With the announcement of a drastic price cut in private islands, many people screamed in pain about the value of their "investment" going down. In a sense I have to agree with them: Linden Lab sells virtual "land" and that is supposed to be something which is an investment. But that's a fib, we know that's a fib, and while LL ought to stop fibbing, people also need to be realistic about what it is we are doing here, and how this all works.
Probably the place to start is realizing that we are not buying "land," and that there are very few ways to improve upon "land" here. This means that people can speculate on set up fees and providing some kind of money to others, but in the end, hardware and software will go down in price.
Now some sims have changed hands for a great deal of money, but very few. Now I am not going to argue about whether the sims that have changed hands for a lot were worth what was paid for them, because that gets into all kinds of questions about value that I don't think work here. If you want money, it doesn't matter whether those sims were worth that much in some abstract kind of aesthetic value way, it matters that people were willing to pay that money for something, and as a money seeking person, your job is to find out what that is. Raw empty sim, not going to make it.
But let me go farther on. The real activity of Second Life is creation, whether that is for personal satisfaction of role playing, or building, or creating centers of energy.
The economy has not been fair about rewarding this work properly, and infact has rewarded speculation, but that's a game that is destined to end. Both with the entry of other companies doing LL compatible sims, and with the advancement of open grids. Sooner or later, land flipping will crush those involved in it.
This is particularly true of mainland. This is because mainland oozes back down into the slime of ad farms and clutter and lag. Yes some places are lucky enough to self zone, but they are always one bad day away from being lagged out. The island market has its own hazards, as I keep hearing from people about estate owners that jerk them around. This is because renting land is basically being a service layer to LL, and LL will eat the profits and leave you making about what someone working a call center would.
Which is to say.... hmmmm. Not much.
So where does that leave us?
Well costs going down is good. Better than initial costs going down would be tier going down. But this move is clearly for the IPO. A finance friend of mine explained it this way, a service company is worth customers times the expected revenue per customer. So LL has every reason to get more customers in the door of paying for land, and more tier bills flowing.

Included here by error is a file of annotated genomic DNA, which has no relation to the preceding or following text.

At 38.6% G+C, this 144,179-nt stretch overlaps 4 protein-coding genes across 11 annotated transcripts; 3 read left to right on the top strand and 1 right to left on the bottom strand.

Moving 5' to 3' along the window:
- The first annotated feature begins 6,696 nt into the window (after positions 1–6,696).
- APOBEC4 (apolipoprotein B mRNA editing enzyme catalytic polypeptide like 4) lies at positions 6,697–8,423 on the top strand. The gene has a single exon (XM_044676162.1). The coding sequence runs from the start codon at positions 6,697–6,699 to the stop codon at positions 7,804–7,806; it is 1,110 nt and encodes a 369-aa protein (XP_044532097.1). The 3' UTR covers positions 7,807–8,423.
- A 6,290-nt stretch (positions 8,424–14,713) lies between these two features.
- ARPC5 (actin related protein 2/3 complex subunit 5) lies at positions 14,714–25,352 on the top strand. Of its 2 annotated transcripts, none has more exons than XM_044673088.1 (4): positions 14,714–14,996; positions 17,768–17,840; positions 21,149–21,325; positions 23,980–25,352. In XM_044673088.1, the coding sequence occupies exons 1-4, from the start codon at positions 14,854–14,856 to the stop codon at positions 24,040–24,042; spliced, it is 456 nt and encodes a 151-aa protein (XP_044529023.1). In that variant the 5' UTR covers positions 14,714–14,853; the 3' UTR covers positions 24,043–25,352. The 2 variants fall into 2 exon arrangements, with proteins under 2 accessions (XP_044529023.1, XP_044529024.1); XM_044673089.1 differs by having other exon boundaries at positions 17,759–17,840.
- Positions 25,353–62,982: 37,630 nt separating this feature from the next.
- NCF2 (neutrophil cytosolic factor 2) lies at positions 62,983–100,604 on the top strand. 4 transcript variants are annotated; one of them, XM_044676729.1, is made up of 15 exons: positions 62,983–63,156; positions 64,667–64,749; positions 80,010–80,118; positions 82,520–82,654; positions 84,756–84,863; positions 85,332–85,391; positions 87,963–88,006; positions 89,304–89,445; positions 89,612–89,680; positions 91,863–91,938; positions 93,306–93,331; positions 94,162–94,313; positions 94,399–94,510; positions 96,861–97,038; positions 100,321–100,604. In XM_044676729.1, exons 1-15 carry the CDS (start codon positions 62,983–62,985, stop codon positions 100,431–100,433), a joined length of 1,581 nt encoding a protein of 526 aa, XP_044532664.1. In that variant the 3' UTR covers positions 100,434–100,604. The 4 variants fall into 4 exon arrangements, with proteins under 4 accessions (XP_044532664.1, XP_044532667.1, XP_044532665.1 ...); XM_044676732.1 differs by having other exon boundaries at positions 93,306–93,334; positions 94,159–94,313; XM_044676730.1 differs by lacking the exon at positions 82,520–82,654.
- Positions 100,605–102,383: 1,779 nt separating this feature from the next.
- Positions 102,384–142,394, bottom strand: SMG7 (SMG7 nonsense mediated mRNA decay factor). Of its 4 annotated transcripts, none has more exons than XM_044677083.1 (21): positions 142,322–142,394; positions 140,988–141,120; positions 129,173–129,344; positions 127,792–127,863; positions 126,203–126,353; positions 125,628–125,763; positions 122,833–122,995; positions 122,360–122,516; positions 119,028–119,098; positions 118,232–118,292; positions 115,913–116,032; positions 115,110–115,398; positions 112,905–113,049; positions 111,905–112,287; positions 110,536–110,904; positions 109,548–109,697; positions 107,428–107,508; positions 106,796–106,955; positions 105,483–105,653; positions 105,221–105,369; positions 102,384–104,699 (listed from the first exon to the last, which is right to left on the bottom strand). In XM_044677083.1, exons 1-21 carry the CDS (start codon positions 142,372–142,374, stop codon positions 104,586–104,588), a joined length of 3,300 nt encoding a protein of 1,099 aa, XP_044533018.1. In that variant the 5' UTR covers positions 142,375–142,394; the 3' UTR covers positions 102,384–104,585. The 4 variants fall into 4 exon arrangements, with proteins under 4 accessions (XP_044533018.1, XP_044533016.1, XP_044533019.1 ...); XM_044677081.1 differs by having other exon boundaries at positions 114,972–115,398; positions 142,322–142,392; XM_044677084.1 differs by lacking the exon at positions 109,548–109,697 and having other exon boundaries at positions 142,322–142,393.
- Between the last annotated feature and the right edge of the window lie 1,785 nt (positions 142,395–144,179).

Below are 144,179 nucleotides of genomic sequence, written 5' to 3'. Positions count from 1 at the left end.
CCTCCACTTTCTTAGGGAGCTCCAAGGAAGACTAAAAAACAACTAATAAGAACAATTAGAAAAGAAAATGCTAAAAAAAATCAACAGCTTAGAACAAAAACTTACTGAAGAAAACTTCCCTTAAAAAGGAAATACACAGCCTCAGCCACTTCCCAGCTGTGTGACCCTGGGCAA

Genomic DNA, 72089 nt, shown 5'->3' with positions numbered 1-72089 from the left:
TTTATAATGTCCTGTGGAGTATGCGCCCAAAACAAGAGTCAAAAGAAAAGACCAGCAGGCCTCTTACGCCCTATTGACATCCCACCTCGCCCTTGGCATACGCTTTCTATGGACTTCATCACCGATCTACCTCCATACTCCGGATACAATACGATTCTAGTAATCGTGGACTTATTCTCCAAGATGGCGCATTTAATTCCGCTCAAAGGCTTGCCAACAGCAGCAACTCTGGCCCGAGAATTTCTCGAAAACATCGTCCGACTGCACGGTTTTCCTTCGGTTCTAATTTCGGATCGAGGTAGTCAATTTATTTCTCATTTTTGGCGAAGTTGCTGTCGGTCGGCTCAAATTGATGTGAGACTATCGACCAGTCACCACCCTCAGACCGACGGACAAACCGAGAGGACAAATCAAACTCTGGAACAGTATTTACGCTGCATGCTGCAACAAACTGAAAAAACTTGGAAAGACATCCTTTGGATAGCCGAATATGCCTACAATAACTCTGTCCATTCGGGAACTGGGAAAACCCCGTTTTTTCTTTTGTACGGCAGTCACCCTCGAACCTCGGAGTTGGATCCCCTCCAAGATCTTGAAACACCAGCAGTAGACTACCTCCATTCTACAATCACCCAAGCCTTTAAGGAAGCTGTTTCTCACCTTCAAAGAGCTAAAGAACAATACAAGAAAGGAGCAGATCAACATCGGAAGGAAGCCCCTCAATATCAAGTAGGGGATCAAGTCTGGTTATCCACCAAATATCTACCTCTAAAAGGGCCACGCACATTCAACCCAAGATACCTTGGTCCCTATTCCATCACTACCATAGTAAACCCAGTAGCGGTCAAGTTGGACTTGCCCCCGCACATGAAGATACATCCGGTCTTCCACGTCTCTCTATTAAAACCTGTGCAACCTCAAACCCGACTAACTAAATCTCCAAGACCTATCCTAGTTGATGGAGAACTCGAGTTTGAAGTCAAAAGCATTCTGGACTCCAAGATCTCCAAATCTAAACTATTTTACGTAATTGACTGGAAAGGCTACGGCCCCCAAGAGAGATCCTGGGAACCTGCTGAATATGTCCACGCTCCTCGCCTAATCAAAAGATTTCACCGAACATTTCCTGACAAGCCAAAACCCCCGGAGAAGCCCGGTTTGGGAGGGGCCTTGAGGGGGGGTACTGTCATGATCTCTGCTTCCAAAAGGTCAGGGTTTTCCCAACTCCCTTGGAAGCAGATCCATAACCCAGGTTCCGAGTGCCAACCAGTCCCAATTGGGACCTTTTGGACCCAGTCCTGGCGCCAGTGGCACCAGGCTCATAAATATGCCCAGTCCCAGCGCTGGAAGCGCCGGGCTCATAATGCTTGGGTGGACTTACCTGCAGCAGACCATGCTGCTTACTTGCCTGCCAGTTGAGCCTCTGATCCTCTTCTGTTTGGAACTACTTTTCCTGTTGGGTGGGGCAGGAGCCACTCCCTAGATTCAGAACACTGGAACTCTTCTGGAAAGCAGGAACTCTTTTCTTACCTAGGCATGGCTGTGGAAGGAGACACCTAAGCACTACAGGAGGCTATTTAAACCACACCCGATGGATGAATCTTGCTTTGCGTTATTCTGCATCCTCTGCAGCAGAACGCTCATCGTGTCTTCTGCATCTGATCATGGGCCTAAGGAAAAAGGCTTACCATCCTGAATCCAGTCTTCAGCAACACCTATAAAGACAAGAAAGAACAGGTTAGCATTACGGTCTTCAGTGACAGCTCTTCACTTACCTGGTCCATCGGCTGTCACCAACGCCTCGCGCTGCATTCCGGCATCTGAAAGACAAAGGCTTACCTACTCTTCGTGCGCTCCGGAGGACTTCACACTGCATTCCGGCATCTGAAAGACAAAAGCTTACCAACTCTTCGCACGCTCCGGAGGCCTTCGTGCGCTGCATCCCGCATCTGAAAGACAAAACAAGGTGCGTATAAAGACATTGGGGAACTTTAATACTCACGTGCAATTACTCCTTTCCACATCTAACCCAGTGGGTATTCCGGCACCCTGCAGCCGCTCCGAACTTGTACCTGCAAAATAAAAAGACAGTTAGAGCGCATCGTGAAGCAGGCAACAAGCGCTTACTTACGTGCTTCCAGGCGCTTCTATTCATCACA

What's bad of course is how LL chooses to communicate. As usual from the business people, a bomb was dropped on people. People trying to get out of LL sudden were stuck with large loses. People who had just made purchase decisions had a big "sucker" branded on their forehead. These things don't make people feel good. Especially when a vague clarification later was given to us. We canceled an order, because the uncertainty made it so that we could not be sure our customers would not simply shift the next day to someone who bought a sim at the much lower price, and could therefore rent at a lower price.
We aren't alone in people who have canceled orders, or delayed purchase decisions. That's one reason why LL is making a spate of new mainland islands now, to make up for the lost revenue of people waiting a month to get the prices on the new land store.
But over all, going forward, lower costs are good news. That LL doesn't communicate well on business issues isn't new.
So how to make money here? The key thing to remember is that LL is among the least honest companies out there. A friend of mine has an old poster it reads "we don't have to care... we're the phone company." And that sums up LL's business model pretty well. LL is populated by VR addicts. Trust their addiction, not the business people, who are drug dealers and know it, and even less the people who run the stability side of the business, because they have a terrible track record. Trust the people inside of LL who are like us: addicted to this place and what it can do.
But whiplash asde, we should as members of the community, smile at this decision, and realize that it doesn't make that much difference. If you are doing something that is a going business here, 600 dollars is a bite, but not that much in the scheme of paying your bills with your work here. And if you were betting on LL's fee structure or land supply, then it wasn't very smart, because they can mint new land or not as they need or want.
Most importantly, it is a signal that the big issues that have slowed the expansion of the grid are ebbing. That has to be good, because more capacity means more demand, and more demand means more chances for all of us.
This is a hopeful moment, and we should seize the day.